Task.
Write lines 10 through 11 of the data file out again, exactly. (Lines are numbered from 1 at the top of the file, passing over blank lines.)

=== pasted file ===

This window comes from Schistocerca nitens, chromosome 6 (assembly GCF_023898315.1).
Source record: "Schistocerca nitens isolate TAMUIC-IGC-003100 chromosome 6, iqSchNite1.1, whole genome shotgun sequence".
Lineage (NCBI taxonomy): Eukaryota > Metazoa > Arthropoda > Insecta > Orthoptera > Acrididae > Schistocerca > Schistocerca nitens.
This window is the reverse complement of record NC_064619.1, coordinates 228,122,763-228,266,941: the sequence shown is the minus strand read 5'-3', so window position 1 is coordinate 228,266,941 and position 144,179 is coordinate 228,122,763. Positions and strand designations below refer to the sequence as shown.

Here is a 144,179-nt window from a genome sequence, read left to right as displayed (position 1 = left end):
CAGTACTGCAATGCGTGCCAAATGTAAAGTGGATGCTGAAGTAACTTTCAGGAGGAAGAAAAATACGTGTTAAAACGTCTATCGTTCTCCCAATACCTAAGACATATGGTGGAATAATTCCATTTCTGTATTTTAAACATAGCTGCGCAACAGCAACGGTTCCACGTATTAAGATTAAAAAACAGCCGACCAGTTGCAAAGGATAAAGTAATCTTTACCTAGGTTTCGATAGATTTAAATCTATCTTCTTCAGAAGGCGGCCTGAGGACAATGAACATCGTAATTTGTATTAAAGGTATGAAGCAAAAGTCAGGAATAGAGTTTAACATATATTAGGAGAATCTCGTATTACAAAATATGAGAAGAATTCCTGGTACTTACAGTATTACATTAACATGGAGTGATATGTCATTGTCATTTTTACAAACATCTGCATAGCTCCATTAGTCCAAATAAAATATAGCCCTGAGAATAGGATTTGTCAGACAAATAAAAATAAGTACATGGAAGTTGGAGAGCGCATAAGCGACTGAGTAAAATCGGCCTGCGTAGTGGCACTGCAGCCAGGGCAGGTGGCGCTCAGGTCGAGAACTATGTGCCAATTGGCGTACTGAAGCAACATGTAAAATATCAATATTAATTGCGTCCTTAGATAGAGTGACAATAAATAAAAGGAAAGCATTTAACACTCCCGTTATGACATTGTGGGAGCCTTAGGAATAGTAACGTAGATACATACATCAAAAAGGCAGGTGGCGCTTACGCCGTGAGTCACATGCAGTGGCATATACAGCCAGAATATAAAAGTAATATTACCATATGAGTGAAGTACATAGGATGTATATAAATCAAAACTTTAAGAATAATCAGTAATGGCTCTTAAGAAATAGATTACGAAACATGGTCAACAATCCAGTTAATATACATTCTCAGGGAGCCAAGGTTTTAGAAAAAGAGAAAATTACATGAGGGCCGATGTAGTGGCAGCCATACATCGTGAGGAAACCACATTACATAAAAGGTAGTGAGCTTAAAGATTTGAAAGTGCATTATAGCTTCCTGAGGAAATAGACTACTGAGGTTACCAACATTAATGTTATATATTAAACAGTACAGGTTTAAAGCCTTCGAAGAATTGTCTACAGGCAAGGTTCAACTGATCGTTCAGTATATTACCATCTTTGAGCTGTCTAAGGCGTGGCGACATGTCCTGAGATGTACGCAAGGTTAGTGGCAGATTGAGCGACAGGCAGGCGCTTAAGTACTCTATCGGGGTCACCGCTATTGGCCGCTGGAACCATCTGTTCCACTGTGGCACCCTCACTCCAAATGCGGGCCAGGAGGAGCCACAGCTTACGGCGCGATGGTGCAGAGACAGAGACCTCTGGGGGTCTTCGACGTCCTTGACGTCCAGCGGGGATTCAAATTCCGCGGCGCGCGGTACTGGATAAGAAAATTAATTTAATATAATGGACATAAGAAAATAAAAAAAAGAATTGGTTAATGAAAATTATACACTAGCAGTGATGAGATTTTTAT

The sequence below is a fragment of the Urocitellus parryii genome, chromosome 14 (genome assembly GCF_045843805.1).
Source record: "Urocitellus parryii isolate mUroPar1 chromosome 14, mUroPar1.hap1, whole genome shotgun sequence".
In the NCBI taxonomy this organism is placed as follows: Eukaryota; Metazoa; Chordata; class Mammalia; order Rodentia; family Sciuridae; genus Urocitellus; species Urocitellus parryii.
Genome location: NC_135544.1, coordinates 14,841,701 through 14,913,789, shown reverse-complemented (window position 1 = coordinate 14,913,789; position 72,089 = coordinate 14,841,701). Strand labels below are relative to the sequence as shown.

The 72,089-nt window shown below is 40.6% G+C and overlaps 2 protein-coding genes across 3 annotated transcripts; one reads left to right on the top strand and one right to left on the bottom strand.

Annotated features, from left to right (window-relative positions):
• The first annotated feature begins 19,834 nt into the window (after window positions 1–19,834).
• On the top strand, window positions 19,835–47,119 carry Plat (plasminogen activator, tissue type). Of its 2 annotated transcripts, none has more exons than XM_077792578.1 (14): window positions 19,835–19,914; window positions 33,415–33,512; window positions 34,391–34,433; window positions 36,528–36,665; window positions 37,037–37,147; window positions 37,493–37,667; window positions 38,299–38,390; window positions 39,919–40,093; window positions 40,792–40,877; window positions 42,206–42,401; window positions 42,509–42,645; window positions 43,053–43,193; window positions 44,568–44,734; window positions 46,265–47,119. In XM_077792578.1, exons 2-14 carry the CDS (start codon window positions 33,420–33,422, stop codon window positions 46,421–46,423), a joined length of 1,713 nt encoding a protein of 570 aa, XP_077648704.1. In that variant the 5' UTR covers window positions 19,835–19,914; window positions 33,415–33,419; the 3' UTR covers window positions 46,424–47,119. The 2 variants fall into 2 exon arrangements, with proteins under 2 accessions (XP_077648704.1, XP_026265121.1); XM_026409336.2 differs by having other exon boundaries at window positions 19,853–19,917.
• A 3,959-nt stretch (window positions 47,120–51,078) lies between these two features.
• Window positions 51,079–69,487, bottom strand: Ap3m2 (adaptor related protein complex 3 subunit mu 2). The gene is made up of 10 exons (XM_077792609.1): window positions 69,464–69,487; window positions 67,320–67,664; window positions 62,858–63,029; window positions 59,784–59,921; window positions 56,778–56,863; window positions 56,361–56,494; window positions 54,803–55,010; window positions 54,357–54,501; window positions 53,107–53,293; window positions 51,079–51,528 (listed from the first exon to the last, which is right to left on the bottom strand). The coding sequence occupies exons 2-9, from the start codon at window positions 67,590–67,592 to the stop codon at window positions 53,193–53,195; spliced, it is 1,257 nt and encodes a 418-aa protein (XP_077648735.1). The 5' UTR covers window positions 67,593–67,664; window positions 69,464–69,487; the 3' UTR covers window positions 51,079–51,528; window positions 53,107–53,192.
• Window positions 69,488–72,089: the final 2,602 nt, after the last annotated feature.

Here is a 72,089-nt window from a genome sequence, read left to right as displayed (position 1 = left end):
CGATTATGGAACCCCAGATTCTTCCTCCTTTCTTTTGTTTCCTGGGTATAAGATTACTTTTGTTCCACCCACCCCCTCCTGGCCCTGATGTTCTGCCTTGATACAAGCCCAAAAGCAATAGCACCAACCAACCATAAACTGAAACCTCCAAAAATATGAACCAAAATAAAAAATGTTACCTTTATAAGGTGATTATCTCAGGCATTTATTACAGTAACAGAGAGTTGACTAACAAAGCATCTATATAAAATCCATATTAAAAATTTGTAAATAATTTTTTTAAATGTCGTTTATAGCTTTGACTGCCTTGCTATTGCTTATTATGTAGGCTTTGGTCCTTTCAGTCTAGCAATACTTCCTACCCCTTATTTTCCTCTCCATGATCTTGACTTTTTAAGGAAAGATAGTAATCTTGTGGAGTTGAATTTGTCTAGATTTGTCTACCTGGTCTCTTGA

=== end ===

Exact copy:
Genome location: NC_135544.1, coordinates 14,841,701 through 14,913,789, shown reverse-complemented (window position 1 = coordinate 14,913,789; position 72,089 = coordinate 14,841,701). Strand labels below are relative to the sequence as shown.

The 72,089-nt window shown below is 40.6% G+C and overlaps 2 protein-coding genes across 3 annotated transcripts; one reads left to right on the top strand and one right to left on the bottom strand.